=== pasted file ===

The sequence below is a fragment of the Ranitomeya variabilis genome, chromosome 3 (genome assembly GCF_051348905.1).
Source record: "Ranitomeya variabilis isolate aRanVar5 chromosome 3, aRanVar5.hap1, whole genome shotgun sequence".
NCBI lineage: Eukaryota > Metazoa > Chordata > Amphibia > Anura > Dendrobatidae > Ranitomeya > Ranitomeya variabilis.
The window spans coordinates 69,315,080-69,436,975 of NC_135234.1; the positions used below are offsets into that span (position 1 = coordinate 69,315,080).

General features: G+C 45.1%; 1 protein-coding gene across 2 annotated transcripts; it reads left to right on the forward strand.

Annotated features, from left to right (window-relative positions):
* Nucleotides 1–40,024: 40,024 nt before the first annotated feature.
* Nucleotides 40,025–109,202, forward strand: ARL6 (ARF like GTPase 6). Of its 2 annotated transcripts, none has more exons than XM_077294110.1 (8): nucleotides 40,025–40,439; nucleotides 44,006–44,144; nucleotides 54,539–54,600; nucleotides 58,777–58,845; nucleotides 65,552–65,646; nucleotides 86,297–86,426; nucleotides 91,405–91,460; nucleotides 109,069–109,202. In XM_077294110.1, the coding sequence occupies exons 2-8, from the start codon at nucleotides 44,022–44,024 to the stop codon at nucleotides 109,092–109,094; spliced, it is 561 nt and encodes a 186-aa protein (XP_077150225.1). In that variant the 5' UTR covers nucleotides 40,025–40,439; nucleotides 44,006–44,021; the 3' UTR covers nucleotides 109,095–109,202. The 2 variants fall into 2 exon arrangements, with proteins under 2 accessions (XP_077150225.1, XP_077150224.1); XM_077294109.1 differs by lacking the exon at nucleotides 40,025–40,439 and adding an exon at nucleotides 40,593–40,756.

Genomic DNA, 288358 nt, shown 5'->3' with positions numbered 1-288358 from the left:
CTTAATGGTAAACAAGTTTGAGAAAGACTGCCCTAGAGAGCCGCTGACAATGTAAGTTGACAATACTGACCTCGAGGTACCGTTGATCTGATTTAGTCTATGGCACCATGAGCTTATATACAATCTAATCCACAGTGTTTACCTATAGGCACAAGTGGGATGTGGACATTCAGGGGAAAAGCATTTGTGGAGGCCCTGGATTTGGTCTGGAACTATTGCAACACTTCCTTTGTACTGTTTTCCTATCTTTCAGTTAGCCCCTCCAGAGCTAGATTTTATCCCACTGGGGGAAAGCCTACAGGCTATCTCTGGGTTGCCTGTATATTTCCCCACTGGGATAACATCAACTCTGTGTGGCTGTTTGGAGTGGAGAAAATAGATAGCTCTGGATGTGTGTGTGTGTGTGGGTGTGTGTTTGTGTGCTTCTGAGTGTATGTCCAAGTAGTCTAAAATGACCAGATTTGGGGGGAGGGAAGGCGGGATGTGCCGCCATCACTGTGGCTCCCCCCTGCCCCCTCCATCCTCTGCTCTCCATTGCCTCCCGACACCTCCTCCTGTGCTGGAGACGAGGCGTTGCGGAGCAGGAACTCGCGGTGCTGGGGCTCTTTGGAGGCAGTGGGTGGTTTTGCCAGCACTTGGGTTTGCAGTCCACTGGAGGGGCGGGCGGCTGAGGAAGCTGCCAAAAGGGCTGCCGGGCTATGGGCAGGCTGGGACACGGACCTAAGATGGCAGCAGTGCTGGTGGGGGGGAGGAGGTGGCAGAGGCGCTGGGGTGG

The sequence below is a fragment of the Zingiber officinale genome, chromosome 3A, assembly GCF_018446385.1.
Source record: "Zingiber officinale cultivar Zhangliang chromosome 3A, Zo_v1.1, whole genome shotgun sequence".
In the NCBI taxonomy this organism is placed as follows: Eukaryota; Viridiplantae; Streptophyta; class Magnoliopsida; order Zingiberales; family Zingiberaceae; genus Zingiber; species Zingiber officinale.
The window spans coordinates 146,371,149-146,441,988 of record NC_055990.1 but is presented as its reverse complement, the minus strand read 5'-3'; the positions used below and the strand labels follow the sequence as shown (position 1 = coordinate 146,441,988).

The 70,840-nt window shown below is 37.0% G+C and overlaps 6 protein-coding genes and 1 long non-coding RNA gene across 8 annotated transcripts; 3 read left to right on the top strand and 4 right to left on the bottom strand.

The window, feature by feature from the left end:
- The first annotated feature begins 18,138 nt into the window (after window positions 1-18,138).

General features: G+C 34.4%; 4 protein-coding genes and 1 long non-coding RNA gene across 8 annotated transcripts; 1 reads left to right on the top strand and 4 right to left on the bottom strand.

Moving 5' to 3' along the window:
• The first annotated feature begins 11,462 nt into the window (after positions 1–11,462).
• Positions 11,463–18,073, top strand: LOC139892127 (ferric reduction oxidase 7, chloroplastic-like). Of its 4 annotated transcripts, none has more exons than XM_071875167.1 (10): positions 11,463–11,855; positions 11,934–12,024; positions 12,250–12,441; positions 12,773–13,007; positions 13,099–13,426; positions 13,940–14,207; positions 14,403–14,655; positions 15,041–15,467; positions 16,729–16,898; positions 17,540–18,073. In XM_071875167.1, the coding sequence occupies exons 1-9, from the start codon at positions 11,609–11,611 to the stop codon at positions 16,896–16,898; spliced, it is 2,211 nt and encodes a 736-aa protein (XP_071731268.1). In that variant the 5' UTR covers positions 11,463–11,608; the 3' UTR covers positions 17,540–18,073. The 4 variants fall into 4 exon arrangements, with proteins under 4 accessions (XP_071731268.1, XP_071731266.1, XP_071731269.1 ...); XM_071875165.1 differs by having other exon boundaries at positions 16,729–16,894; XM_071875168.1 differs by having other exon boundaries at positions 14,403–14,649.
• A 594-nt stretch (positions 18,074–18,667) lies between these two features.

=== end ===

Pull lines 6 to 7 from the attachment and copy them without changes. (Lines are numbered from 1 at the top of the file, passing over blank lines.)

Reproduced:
Annotated features, from left to right (window-relative positions):
* Nucleotides 1–40,024: 40,024 nt before the first annotated feature.